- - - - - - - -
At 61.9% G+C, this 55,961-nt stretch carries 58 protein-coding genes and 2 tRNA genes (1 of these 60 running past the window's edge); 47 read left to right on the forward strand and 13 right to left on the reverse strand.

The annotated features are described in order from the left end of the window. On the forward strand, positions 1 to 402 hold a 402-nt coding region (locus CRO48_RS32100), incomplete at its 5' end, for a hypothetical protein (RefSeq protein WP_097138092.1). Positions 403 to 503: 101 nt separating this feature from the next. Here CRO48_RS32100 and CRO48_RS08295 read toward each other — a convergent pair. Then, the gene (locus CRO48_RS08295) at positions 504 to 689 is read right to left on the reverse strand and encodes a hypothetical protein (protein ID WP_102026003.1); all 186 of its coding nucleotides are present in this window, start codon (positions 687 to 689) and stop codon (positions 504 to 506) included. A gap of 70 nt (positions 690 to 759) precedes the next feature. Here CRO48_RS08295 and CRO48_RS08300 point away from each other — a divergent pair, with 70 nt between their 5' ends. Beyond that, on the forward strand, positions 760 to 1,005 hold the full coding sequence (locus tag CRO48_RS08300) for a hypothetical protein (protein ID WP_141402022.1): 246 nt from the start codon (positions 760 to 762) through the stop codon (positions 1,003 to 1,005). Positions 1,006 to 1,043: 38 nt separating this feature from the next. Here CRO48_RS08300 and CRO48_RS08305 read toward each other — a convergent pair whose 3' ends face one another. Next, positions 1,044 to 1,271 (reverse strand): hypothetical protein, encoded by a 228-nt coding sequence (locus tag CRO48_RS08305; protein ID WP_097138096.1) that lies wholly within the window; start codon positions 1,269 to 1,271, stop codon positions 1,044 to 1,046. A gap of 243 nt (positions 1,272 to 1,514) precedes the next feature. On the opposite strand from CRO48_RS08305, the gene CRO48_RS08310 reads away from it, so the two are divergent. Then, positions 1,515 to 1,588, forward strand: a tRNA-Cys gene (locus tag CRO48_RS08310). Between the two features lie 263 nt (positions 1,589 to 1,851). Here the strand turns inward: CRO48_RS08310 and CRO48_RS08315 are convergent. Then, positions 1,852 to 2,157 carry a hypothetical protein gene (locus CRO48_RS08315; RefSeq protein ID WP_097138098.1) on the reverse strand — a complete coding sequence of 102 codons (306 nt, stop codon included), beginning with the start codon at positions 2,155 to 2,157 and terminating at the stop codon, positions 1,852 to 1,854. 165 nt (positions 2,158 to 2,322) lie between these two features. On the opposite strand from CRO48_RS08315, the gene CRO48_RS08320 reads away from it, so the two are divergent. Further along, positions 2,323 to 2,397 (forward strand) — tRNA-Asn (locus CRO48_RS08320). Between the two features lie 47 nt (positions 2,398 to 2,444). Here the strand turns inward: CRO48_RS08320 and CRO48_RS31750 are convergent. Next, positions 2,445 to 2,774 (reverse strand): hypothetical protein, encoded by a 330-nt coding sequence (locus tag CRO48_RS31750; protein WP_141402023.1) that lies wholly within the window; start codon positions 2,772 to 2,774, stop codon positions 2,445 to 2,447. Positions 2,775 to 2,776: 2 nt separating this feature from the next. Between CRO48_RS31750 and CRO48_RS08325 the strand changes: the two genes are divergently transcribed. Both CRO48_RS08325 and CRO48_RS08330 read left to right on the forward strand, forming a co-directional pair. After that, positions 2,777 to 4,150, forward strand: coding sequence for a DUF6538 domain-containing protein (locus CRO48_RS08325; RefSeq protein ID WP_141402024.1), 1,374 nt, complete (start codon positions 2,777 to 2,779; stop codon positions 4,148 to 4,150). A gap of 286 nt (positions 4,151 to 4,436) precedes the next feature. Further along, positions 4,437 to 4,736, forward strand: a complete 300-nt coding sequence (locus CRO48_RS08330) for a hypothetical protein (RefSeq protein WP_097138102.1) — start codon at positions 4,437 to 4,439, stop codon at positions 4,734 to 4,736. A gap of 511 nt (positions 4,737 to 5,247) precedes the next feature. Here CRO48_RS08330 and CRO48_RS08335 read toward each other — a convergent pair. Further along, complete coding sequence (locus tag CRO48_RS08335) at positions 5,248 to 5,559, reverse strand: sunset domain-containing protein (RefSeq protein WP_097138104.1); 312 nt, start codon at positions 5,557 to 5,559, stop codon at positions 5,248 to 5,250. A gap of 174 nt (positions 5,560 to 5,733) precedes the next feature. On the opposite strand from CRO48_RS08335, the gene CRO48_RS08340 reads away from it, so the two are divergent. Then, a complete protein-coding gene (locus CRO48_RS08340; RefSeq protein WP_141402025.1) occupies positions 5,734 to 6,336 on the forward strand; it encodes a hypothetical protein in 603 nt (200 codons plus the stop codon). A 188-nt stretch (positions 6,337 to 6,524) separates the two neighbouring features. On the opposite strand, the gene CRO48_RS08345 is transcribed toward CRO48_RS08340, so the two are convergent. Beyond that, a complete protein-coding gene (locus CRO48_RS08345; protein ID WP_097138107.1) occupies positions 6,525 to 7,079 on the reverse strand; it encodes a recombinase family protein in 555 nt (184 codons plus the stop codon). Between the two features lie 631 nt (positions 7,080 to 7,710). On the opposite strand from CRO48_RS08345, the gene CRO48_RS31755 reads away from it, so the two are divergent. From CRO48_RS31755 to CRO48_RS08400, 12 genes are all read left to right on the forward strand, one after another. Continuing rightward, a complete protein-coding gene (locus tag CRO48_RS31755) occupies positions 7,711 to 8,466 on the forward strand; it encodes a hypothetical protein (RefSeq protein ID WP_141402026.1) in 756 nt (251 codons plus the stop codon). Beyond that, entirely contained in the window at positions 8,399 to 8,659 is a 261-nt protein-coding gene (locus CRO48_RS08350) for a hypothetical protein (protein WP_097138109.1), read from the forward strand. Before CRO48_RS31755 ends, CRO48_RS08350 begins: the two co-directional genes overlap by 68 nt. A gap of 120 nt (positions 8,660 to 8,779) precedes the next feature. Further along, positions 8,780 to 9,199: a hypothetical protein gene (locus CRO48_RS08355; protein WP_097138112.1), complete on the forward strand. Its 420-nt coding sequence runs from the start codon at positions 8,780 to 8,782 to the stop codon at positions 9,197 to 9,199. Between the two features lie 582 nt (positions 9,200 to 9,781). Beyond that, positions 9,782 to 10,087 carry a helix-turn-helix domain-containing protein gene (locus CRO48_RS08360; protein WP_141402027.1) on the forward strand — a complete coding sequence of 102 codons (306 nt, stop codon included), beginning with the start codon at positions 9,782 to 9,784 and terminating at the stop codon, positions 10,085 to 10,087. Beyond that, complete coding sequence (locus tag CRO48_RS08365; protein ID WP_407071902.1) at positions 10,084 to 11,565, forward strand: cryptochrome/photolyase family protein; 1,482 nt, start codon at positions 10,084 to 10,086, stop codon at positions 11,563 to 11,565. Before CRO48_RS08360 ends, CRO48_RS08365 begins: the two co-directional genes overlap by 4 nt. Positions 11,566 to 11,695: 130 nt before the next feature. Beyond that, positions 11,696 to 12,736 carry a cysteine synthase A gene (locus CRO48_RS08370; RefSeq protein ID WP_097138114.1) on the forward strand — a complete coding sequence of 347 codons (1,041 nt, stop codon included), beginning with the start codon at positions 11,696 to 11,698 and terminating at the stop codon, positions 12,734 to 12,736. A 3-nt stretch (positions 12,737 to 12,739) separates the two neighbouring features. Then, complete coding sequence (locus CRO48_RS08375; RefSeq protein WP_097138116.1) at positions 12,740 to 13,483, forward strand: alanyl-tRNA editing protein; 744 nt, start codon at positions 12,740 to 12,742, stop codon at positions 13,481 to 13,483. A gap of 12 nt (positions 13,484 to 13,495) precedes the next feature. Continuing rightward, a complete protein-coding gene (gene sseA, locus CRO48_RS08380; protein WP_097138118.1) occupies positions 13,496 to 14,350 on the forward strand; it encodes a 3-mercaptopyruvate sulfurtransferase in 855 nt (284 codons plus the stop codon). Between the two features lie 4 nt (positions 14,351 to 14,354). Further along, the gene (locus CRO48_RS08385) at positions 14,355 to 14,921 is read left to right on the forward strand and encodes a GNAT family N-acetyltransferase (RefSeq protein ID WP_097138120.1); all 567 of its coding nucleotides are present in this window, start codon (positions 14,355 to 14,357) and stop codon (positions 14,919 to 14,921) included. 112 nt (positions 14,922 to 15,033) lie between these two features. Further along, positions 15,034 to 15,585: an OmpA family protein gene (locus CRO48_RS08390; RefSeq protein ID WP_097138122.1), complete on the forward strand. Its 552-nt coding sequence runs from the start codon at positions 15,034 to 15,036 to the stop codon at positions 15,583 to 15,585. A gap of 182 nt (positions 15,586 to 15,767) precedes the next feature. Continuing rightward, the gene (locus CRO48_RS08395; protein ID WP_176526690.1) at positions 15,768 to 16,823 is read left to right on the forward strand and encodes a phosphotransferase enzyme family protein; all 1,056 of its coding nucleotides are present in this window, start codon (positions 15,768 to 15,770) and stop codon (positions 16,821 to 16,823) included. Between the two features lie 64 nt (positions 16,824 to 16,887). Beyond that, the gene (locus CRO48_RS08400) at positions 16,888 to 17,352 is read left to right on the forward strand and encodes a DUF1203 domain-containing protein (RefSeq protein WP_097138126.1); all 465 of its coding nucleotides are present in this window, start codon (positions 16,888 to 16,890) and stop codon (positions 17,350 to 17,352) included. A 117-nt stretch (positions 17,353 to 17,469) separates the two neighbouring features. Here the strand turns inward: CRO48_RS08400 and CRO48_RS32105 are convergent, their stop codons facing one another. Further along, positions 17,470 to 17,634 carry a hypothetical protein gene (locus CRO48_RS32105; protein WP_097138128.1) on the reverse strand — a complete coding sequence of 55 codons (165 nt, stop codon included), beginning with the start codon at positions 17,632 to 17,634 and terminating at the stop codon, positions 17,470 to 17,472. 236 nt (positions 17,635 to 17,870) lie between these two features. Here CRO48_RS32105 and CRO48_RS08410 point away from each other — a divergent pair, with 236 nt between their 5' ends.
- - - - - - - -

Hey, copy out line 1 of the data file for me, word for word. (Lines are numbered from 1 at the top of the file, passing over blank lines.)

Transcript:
At 61.9% G+C, this 55,961-nt stretch carries 58 protein-coding genes and 2 tRNA genes (1 of these 60 running past the window's edge); 47 read left to right on the forward strand and 13 right to left on the reverse strand.